Just one month after his marriage, this young man suddenly developed weakness on the right side of his body, slurring of speech and started becoming drowsy. His mother, a labourer who collects empty liquor bottles with him for survival, brought him to one of the biggest hospitals in Pune. The whole family had been dependent upon him after the death of his labourer father.
His MRI showed swelling in the brain, likely due to infection. One test on the cerebrospinal fluid suggested possible tuberculosis of the Brain. This being the most common, rampant infection in India, we started with the anti-tuberculosis medicines, and other drugs to reduce swelling over his brain. He improved, and was discharged in seven days.
In the case of any nervous system tuberculosis, the treatment has to be taken for 18 months. If ignored / delayed, this disease can cause serious problems like paralysis, convulsions, permanent disability or even death. This poor family with inadequate education not only reached the hospital in time, but completely trusted their doctors, and followed all instructions. They refuted the innumerable powerful traps of unscientific treatments, taboos and ignorance, broke through the poverty barriers to reach one of the private superspecialty hospitals in a city like Pune, and were cared for without any discrimination.
Today, Nitin Londhe completed 18 months of treatment and is being declared free of his dreadful illness “Tuberculous MeningoEncephalitis”. He has continued his labour work since after the discharge. He told me today that many truckloads of empty liquor bottles are collected in every city every day, (No wonder people cannot afford medical treatments!) many agents sell these bottles back to the liquor companies for a commission, and labourers like Nitin get 200-300 INR per day for collecting such bottles.
Happy that he had recovered and was stopping the treatment, he told me “My mother is uneducated, but she believes that there is nothing costlier than health and life, one must never ignore illness, money has no meaning if health or life is at risk. We wanted the correct treatment”.
I told him I wanted people to know his story for two reasons: that even the most difficult cases of Tuberculosis like that of the brain can also completely improve, and that most of the biggest corporate and rich hospitals admit and treat the poorest of the poor, saving thousands of patients every day. The myths generated by some politicians, media and some filmstars, that all doctors and private hospitals just “mint money” and kill people while all political leaders, filmstars and media reporters are holy saints, who are true saviours of the poor had to be busted with such examples.
Millions of poor, non-paying as well as concessional, are treated and saved by private practitioners and biggest of the big private hospitals every day, everywhere in India. Unfortunately, the hole of Indian poverty is too big to patch, national / federal healthcare systems are failing, and so the demands and expectations from private practitioners are never ending.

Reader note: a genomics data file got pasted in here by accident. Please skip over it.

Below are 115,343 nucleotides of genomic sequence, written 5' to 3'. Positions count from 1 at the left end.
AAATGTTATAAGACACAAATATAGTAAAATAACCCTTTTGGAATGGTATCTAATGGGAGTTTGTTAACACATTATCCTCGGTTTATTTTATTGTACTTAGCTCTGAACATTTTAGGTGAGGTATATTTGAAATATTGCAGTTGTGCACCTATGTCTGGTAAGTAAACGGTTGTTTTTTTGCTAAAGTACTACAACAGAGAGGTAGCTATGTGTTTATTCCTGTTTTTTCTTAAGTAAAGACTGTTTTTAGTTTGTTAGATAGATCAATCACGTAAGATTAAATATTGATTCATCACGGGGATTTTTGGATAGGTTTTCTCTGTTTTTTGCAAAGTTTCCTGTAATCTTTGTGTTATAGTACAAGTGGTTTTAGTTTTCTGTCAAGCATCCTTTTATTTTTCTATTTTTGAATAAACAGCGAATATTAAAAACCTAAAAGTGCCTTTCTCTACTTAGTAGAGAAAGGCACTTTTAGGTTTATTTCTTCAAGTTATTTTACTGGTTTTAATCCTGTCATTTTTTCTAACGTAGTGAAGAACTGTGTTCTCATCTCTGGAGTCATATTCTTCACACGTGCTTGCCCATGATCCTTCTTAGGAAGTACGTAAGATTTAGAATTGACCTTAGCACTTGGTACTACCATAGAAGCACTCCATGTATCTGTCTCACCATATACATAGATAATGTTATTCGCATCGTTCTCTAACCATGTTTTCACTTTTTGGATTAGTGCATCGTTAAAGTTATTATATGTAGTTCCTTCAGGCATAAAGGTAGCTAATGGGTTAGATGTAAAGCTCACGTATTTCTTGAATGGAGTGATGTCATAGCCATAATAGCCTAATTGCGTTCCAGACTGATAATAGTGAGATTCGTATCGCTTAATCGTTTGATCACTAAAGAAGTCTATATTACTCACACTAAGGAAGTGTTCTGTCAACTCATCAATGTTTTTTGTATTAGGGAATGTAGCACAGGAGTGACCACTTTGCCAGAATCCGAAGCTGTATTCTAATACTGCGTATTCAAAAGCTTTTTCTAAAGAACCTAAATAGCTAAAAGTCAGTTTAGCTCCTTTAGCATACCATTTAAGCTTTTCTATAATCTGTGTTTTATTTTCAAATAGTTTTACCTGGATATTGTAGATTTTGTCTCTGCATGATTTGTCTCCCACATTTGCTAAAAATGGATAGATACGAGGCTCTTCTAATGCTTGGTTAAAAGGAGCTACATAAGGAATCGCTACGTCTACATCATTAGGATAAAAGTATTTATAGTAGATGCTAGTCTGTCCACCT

“Do you have any questions?” I asked after thanking him.
Shyly, he asked “Can I do dancing stunts? I love dancing and I like to dance on headstand”.
If anyone deserved madly dancing today, it was him. I told him so.
© Dr. Rajas Deshpande
PS: Thank You, Mr. Nitin Anton Londhe for the courage and permission to share this story.
Please share unedited
The Bleeding Curse of an Extraordinary Doctor
© Dr. Rajas Deshpande
“I cannot sleep well, I cannot forget what happened” said the doctor who had come to consult. I was shattered myself. My usual poise was blown to pieces listening to what this mountain of sacrifice was telling me.
As Dr. Anil Dadarao Waghmare told me about his past, I was in frightful tears.
Son of a humble education officer, he had joined MBBS on merit basis, and completed it in time. He wanted to honour the government bond for two reasons: he had an inner desire to serve rural areas in India where medical care was not available, but he also had no other source of income and had no money for investment. This is the common story of most doctors graduating in India.
He joined as a medical officer and was soon posted in a very remote tribal area, where he went beyond his duty to help the illiterate poor tribals. He worked 24/7, attended all their problems like deliveries, poisonings, snake bites etc., but also went to visit homes of those who could not reach him. He offered his designated vehicle as an ambulance whenever someone was to be taken to a higher rural hospital. His wife and children accompanying him sacrificed normal life. Two of their kids went to the local primary school, the quality of education was extremely poor but they had no option. The third child was only 9 months old. This youngest daughter was often looked after by a 12 year old girl who lived next door, and helped Dr. Anil’s wife with her chores.